Zhores Medvedev

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Zhores Aleksandrovich Medvedev
Native name Жорес Александрович Медведев
Born (1925-11-14) November 14, 1925 (age 92)
Tbilisi, Georgia, USSR
Nationality Russian
Alma mater Russian State Agricultural University
Known for human rights activism with participation in dissident movement in the Soviet Union
Scientific career
Fields agronomy, biology, gerontology

Zhores Aleksandrovich Medvedev (Russian: Жоре́с Алекса́ндрович Медве́дев; born 14 November 1925) is a Russian agronomist, biologist, historian and dissident. His twin brother is the historian Roy Medvedev.

Biography[edit]

Zhores [= Jaurès] Medvedev and his twin brother Roy were born on 14 November 1925 in Tbilisi, Georgia, USSR. In December 1950, Zhores was awarded a PhD degree (kandidat biologicheskikh nauk) for his research into sexual processes in plants. He became a Junior Research Scientist in the Agrochemistry and Biochemistry Department at Timiryazev Academy and he was promoted to Senior Research Scientist in 1954 and remained at the academy until 1963. Beginning in 1952, Medvedev had focused his attention on the problems of aging, concentrating on the turnover of proteins and nucleic acids. In 1961, he published the first paper suggesting that aging is the result of an accumulation of errors in the synthesis of proteins and nucleic acids. In 1962, Medvedev wrote his book on the history of Soviet genetics (later published in the United States as The Rise and Fall of T.D. Lysenko, Columbia Univ. Press, 1969).

In 1963, Medvedev moved to Obninsk to the Institute of Medical Radiology, where he was appointed head of the molecular radiobiology laboratory. He published two books, Protein Biosynthesis and Problems of Heredity Development and Ageing (1963; English translation 1965 Oliver & Boyd, Edinburgh) and Molecular Mechanisms of Development (1966; English translation 1968, Plenum Press, New York). Medvedev was dismissed from his position in 1969. Between 1968 and 1970, Medvedev wrote two more books: International Cooperation of Scientists and National Frontiers [1] and Secrecy of Correspondence is Guaranteed by Law (about postal censorship in the USSR). They were published in 1971 as Medvedev Papers by Macmillan in London. These works were widely circulated in the USSR among scientists, and this activity resulted in Medvedev's arrest and forced detention in the Kaluga psychiatric hospital in May 1970. This action, however, produced many protests from scientists (academics Andrei Sakharov, Pyotr Kapitsa, Igor Tamm, Vladimir Engelgardt, Boris Astaurov,[2] Nikolai Semyonov, and others) and writers (Solzhenitsyn, Tvardovsky, Vladimir Tendryakov, Vladimir Dudintsev, etc.), which resulted in Medvedev's release (this experience was reflected in Zhores Medvedev's and Roy Medvedev's book A Question of Madness, published by Macmillan in London in 1971).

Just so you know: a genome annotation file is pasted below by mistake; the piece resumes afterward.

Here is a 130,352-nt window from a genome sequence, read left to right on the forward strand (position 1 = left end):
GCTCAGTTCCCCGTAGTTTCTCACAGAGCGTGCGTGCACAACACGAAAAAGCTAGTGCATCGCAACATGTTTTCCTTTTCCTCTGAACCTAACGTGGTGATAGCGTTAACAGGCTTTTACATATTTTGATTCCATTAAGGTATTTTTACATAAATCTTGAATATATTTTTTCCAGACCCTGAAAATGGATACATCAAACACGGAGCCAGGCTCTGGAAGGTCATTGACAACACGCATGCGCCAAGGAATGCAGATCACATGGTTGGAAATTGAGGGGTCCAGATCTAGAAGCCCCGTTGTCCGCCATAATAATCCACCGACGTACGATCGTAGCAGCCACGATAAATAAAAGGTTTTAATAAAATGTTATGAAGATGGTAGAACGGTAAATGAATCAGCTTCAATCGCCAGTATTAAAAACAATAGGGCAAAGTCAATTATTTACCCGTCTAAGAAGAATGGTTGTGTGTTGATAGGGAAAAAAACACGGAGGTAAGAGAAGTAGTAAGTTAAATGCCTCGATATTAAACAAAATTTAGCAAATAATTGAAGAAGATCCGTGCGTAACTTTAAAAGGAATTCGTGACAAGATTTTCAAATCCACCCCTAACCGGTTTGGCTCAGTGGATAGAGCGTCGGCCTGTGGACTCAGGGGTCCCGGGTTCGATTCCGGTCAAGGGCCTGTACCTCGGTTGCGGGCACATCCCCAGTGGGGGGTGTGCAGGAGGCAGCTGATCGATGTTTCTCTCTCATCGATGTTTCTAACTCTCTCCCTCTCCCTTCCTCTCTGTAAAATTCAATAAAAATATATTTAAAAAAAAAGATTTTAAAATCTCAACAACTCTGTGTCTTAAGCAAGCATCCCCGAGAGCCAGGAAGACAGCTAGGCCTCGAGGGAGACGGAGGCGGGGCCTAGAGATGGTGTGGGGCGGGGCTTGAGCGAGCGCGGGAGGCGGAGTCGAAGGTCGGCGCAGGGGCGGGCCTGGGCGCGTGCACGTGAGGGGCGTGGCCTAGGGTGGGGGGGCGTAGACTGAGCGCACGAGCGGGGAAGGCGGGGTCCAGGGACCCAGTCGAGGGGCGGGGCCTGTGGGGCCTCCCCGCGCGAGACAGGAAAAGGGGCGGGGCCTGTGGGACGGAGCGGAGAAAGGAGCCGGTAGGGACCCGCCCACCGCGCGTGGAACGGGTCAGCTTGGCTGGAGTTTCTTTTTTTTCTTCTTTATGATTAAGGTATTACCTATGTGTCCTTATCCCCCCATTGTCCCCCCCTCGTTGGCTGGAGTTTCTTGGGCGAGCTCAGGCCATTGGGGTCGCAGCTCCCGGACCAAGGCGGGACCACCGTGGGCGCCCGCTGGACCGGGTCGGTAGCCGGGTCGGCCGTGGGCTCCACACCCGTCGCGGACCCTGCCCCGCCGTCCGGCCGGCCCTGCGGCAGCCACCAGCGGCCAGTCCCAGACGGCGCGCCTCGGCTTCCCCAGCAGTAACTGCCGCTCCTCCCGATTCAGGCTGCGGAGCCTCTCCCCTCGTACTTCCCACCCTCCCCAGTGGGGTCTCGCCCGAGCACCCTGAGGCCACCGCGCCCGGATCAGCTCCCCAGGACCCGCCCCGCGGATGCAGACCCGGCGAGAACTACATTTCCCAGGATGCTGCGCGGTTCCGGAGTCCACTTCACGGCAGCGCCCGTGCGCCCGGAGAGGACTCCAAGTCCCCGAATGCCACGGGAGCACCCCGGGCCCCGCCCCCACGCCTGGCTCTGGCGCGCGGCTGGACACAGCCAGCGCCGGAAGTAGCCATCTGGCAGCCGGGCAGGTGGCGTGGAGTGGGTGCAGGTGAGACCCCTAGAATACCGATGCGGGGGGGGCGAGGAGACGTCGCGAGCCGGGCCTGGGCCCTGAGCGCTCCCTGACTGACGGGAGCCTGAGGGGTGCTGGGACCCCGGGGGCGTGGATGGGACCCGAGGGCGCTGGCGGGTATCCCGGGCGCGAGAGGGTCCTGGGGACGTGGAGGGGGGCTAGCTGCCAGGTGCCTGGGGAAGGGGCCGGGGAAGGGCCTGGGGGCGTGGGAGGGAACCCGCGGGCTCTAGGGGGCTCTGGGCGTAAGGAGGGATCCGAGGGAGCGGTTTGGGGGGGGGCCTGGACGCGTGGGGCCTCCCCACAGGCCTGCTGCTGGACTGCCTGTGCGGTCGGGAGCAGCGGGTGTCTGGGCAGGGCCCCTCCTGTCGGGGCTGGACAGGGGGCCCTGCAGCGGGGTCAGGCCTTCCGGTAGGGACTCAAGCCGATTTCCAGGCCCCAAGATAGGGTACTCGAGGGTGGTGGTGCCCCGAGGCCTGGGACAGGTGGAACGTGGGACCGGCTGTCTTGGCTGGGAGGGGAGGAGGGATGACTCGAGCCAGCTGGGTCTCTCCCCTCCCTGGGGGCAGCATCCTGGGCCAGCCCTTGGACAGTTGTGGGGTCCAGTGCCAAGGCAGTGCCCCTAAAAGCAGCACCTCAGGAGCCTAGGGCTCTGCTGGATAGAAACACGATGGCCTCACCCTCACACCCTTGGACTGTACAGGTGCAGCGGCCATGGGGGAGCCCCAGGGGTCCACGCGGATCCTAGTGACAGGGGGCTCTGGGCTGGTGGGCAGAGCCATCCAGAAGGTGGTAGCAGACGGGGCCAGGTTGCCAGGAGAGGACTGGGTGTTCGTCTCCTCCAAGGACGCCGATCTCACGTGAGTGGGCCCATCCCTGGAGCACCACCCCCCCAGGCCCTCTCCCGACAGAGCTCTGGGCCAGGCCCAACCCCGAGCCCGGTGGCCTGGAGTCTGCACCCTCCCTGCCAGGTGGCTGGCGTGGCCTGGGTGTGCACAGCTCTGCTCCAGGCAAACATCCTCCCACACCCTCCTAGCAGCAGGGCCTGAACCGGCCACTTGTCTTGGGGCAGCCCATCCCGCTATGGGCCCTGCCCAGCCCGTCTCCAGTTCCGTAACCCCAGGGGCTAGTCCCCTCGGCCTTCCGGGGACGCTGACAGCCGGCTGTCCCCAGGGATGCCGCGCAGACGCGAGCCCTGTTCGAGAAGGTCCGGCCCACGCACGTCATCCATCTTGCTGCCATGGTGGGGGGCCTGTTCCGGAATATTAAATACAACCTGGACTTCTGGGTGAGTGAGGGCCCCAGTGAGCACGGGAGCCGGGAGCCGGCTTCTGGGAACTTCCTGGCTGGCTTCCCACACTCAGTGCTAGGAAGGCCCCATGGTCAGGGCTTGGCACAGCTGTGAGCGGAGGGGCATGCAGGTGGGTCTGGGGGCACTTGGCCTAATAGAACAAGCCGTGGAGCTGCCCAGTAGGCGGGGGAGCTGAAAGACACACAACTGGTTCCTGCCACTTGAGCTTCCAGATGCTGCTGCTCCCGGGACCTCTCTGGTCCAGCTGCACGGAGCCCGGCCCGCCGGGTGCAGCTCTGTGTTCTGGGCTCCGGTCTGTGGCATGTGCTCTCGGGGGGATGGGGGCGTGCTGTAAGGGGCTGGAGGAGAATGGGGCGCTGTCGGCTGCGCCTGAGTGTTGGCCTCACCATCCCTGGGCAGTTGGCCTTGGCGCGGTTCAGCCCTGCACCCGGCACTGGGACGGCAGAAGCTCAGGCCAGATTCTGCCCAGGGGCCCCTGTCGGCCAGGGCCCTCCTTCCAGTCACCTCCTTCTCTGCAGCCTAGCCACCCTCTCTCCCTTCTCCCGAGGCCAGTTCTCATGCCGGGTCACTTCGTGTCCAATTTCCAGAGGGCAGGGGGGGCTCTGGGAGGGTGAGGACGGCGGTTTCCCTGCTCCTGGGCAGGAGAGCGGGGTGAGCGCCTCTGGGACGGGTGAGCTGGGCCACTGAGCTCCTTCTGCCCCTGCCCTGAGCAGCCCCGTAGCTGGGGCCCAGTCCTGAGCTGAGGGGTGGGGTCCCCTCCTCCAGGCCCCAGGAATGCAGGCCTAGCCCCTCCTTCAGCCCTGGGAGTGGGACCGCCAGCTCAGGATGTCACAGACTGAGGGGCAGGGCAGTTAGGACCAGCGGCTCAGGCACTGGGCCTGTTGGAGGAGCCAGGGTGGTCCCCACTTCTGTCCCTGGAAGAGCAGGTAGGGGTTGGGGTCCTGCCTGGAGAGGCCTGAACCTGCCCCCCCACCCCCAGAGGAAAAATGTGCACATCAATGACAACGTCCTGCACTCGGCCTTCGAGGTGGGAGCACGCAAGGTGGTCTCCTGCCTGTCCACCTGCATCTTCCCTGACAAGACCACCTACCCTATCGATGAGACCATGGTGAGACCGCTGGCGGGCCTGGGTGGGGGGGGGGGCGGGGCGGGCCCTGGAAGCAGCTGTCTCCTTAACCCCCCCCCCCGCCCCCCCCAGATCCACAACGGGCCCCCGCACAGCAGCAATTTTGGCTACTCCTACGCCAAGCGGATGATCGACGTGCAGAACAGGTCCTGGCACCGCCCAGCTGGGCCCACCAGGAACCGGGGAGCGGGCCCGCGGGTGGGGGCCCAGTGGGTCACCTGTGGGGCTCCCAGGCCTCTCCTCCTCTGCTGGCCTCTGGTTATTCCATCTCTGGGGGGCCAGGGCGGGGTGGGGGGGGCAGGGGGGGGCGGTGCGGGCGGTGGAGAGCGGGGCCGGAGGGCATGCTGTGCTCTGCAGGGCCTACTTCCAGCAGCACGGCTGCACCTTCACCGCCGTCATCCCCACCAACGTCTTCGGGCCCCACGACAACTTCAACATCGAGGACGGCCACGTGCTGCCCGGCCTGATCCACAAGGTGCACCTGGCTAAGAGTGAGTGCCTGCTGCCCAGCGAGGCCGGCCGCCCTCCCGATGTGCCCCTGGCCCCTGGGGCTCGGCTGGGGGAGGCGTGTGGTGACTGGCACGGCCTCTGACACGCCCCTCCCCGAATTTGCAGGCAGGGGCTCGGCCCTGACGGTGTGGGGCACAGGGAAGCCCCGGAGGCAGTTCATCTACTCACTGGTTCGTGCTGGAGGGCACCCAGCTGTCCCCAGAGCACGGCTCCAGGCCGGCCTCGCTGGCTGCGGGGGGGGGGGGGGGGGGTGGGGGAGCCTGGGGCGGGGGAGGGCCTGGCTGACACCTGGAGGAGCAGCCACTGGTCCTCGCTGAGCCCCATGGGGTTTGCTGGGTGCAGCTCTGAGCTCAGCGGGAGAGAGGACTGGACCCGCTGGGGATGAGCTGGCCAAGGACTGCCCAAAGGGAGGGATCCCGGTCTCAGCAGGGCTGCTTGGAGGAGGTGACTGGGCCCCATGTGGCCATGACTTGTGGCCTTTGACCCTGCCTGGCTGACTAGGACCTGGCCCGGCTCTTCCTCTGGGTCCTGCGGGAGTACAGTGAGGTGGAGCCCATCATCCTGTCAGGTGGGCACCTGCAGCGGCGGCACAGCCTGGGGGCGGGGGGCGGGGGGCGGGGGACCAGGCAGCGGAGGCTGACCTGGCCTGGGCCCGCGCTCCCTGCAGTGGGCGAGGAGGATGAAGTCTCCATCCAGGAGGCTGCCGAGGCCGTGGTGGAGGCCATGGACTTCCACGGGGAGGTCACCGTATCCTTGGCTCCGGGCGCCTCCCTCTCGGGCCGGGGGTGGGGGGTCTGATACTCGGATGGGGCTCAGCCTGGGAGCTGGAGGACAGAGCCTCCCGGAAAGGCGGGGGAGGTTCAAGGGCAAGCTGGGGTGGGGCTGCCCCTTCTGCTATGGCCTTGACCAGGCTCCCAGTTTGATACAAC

In 1971, Medvedev was given the job of Senior scientist of the Institute of Physiology and Biochemistry of Farm Animals in Borovsk, in the Kaluga region. In 1972, he was invited for one year's research by the National Institute for Medical Research in London at its new Genetic Division. He remained in London and worked as Senior Research Scientist at the National Institute for Medical Research until his retirement in 1991. Medvedev published about 170 research papers and reviews, about sixty of them during his time in London. In 1973 he was one of the signers of the Humanist Manifesto.[3] He received the Aging Research Award from the United States Association of Biogerontology in 1984 and the Rene Schubert Prize in Gerontology in 1985.

Dissent[edit]

Zhores Medvedev exposed the Kyshtym nuclear disaster, which occurred at Mayak near Kyshtym, Ozyorsk, Chelyabinsk Oblast in the Urals in 1957. He published the book The Nuclear Disaster in the Urals in 1979 (W.W. Norton, New York). Medvedev was an early victim of official attempts to stifle opposition by detaining dissidents in mental institutions. In London, Medvedev continued to edit the samizdat journal XX Century jointly with his brother Roy. The two also coauthored Khrushchev: The Years in Power (1978) and several other books, the last one The Unknown Stalin (2007).

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